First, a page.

Free Trade Pact Has Hurt the Farming Sector, Say Bishops

Mexican and U.S. Prelates Point Out Problems

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MEXICO CITY, OCT. 10, 2003 ( Economic development that puts people in first place might provide the answer to the negative impact of U.S.-Mexican trade on small farmers, bishops from both countries said.

That is one of the conclusions of the recent meeting of members of the Commission for Social Pastoral Care (CEPS) of the Mexican and U.S. bishops’ conferences, as well as representatives and specialists of the farming sector.

Unemployment increased by 2 million in the Mexican agricultural sector since 1997. More than 300,000 Mexicans cross the border annually in search of work, a CEPS statement said.

The effects of the North American Free Trade Agreement came under scrutiny. CEPS said the negative effects on Mexico include “the collapse of the productive structure” and “the weakening in workers’ acquisitive power — the current minimum salary represents 22.9% of the salary of 20 years ago.”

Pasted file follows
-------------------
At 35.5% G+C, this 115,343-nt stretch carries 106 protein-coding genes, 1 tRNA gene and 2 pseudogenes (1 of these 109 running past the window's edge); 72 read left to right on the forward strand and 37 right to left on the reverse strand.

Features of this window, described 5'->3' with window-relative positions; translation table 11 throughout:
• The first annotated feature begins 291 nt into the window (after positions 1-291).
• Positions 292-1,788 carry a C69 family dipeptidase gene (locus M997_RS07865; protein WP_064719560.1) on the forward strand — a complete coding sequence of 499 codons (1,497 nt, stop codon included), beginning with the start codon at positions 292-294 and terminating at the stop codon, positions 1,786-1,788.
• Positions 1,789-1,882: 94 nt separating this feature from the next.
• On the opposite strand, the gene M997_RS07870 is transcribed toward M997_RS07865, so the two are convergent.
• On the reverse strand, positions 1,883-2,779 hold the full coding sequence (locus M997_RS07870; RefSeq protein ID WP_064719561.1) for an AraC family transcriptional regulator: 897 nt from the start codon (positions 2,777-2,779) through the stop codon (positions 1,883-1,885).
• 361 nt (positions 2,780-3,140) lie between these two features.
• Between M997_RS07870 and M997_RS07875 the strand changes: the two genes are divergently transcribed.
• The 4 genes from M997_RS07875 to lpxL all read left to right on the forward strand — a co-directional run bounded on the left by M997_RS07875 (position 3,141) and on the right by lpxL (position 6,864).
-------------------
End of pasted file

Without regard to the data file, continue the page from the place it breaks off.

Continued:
Mexico has trade agreements with 32 countries, “but its economy is not very competitive and it allocates 25% of its gross national product to exports and an equal percentage to imports, compared to the 8% and 10%, respectively, allocated by the United States and Japan.” The participants concluded that in Mexico “it is necessary to re-establish the strength of the internal market.”

The U.S. academics said that the income of U.S. farm families “has been eroded,” as the subsidies they receive are small and are directed primarily to large corporations.

Among the U.S. episcopal representatives was Bishop Thomas Wenski of Orlando, Florida, of the Migration Committee. The Mexican Episcopal representatives included Archbishop Sergio Obeso of Xalapa, president of CEPS.

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